Golden Freehling said of course – Tyler Perry is the multimillionaire creator of the mega-hit “Madea” movie franchise, and a New Orleans native. “She looked at me with this big smile and said, ‘Well, he just bought your groceries,’” Freehling said. Freehling wasn’t the only person to benefit from the star’s generosity.
The New Orleans City Council has partnered with the Mayor’s Office and the City’s Department of Health to launch a centralized website for resources and donations for cloth face coverings called “SewDat.” The website provides a location where citizens, nonprofits and businesses can donate cloth face coverings to non-medical, essential employees at grocery stores, restaurants, bus and taxi drivers, volunteers staffing food pantries, and meal distribution centers. In addition, the website will offer a place for residents to purchase cloth face coverings, limiting competition for N95 and surgical masks, which are in high demand and short supply for health care professionals and other first-responders in Louisiana. The website will also provide instructions to residents interested in sewing or creating a mask with supplies at home. SewDat.com has a list of local businesses and individuals selling face coverings to the general public.
In true collaborative spirit, Lusher Charter School engineering teacher Matthew Owen and his wife, Laura, are working with Tulane Medical School and local hospitals to create much-needed personal protective equipment, or PPE, for New Orleans hospital employees to protect them from COVID-19. The Owens are working with medical students and other engineers and students on designs for PPE. Laura Owen, a support services teacher at Lusher, spearheaded the effort with medical students who contacted hospitals about their needs. When they discovered that the teachers had access to Lusher’s 3D printers, the med students planned a Zoom call with the couple and developed a design to print. With permission from the school, the Owens brought three 3D printers and supplies home to begin the project.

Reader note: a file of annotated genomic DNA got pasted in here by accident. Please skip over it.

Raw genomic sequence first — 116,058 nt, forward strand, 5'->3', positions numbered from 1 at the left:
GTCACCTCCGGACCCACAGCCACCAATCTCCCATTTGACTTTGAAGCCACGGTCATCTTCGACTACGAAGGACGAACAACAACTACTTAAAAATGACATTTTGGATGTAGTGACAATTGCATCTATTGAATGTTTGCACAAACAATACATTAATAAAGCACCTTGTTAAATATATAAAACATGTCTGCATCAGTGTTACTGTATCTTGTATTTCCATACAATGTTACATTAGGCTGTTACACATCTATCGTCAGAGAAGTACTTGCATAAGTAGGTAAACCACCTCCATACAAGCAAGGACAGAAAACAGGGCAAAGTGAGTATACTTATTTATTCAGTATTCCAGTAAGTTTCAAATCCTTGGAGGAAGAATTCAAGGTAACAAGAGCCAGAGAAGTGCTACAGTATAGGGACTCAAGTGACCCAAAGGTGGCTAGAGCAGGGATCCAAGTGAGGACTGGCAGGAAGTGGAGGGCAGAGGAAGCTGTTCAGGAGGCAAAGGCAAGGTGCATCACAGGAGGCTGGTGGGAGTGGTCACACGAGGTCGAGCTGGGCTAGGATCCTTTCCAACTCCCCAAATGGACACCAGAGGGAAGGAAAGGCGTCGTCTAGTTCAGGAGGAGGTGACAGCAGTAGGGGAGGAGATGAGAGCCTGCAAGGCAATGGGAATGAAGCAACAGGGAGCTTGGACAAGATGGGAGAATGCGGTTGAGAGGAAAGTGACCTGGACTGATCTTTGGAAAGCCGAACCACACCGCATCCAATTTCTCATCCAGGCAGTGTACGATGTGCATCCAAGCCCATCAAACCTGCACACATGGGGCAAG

While some New Orleanians will soon begin receiving the much-heralded extra $600 unemployment benefits and other stimulus checks Congress authorized in response to the global pandemic, many self-employed and Form 1099 contract workers — including those in the short-term rental industry — received rejection letters from the Louisiana Workforce Commission. Still other eligible workers who were not able to apply online are encountering long wait times to speak with a staffer. “I haven’t been able to work in three weeks,” said one small business owner. “If I didn’t have a small nest egg, I don’t know how I would feed my family,” she said. Though the CARES Act states that self-employed and contract workers are eligible for unemployment, thousands of Louisiana workers have been caught in the cross-hairs between conflicting state and federal laws and available funding.
Walmart is temporarily closing three stores in the New Orleans area today (Thursday, April 9) to sanitize them and restock shelves. The stores include the Walmart on Tchoupitoulas Street, as well as stores in New Orleans East and Harahan. They will reopen Friday at 7 a.m.
Third-party sanitation specialists will thoroughly clean and disinfect the stores according to guidance by the Centers for Disease Control and Protection and other health experts, according to a press release. Walmart employees will be restocking the shelves. The Walmart press release states: “When the stores reopen on Friday we will conduct associate health screens and temperature checks, and all associates will be provided with face masks and gloves.